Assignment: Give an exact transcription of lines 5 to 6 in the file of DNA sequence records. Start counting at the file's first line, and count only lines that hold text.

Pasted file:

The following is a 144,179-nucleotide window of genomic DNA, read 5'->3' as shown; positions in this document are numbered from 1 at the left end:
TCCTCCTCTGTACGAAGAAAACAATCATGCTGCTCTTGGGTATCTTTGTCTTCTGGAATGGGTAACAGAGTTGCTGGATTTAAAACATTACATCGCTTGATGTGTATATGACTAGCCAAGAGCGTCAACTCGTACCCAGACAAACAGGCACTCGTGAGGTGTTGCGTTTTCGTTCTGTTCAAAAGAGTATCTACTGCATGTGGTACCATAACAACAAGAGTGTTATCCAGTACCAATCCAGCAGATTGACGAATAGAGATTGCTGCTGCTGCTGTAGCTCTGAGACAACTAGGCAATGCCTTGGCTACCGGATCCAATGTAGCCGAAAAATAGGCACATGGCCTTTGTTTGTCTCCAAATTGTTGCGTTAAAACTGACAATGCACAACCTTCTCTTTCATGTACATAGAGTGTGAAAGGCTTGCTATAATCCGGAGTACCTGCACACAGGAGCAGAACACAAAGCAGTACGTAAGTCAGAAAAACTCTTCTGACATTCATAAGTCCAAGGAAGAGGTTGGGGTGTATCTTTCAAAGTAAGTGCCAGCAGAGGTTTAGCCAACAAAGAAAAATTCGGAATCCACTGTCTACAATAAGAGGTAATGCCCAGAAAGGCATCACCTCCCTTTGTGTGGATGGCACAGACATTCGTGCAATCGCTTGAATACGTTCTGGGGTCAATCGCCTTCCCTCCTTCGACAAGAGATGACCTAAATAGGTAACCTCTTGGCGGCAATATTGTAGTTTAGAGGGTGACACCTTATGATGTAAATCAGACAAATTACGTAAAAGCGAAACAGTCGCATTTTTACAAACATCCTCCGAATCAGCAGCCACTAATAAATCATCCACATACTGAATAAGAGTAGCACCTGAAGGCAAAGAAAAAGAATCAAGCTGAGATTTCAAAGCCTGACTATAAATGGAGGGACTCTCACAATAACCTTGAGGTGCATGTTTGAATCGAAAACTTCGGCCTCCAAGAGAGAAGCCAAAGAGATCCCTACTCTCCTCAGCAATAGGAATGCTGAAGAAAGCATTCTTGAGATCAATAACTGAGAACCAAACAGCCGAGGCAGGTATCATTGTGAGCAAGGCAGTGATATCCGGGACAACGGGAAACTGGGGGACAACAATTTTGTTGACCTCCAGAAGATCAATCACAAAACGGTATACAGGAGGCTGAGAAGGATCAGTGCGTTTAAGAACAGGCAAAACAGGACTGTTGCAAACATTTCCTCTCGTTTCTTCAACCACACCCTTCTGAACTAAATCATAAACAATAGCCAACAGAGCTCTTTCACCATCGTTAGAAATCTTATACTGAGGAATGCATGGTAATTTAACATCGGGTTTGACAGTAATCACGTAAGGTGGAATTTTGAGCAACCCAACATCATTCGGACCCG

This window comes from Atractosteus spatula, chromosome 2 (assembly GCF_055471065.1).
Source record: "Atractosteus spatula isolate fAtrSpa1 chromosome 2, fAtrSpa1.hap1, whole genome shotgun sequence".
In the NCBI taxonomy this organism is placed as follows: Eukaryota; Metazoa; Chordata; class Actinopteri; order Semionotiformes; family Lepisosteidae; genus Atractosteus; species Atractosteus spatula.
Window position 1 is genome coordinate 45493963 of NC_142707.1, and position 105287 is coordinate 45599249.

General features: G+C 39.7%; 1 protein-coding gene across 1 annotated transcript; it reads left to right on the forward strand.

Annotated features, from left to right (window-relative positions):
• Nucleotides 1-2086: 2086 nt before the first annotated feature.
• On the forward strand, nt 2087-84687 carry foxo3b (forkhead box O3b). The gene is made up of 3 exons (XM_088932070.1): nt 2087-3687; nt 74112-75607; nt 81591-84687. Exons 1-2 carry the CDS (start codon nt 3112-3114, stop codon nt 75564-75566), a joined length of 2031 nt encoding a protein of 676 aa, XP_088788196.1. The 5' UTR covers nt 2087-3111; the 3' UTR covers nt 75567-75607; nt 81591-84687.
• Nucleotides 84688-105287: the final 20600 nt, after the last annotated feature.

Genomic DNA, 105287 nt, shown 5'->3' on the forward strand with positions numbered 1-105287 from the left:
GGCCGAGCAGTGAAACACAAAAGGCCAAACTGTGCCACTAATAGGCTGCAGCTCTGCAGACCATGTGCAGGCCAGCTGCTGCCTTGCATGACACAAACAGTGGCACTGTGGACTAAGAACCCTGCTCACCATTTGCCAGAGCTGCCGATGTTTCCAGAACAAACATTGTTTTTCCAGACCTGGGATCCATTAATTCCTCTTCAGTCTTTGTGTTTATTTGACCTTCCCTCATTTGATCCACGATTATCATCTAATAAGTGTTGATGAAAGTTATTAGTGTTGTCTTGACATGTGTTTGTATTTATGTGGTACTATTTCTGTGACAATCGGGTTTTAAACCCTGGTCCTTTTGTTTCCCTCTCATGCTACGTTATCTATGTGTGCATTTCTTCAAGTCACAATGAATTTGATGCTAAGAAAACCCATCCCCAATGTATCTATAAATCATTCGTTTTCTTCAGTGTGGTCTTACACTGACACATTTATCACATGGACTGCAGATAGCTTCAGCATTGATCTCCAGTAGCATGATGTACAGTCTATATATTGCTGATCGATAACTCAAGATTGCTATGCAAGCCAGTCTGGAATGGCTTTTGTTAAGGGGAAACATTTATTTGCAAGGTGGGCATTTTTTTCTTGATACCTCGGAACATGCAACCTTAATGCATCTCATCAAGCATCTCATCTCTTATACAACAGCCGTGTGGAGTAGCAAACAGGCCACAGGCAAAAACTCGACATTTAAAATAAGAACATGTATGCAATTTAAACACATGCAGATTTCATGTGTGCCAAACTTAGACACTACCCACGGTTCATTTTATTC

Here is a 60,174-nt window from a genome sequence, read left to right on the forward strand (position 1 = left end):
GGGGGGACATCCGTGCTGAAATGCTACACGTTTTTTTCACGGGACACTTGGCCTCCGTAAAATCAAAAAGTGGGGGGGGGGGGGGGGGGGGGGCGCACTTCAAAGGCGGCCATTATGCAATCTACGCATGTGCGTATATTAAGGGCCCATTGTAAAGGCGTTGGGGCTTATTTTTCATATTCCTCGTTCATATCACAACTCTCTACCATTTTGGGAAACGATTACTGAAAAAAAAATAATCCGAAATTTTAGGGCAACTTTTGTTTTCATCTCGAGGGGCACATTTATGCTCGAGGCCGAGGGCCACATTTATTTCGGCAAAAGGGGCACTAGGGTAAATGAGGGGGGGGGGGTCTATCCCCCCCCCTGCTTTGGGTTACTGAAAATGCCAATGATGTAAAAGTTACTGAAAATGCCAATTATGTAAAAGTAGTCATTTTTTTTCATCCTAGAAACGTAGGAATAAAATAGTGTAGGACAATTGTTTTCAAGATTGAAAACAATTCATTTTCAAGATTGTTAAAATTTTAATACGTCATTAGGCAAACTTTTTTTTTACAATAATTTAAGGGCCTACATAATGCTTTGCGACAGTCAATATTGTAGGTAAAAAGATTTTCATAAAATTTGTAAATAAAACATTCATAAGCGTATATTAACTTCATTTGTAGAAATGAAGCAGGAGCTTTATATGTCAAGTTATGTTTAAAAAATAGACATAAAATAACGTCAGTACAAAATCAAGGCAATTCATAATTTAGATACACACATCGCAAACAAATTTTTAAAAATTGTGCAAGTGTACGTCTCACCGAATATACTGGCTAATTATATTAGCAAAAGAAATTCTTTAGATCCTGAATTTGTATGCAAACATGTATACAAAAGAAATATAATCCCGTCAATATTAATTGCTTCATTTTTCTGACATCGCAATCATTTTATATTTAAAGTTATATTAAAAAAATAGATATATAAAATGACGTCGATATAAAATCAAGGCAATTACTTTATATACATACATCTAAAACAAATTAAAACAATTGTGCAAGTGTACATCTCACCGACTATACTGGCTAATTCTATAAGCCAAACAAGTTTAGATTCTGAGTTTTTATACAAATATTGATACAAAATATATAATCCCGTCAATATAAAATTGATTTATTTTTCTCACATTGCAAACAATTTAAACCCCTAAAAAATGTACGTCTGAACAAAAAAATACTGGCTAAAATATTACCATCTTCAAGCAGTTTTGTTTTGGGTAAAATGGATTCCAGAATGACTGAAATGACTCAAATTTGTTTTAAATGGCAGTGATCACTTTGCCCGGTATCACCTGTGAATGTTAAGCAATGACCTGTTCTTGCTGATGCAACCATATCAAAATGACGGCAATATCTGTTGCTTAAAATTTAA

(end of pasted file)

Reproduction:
In the NCBI taxonomy this organism is placed as follows: Eukaryota; Metazoa; Chordata; class Actinopteri; order Semionotiformes; family Lepisosteidae; genus Atractosteus; species Atractosteus spatula.
Window position 1 is genome coordinate 45493963 of NC_142707.1, and position 105287 is coordinate 45599249.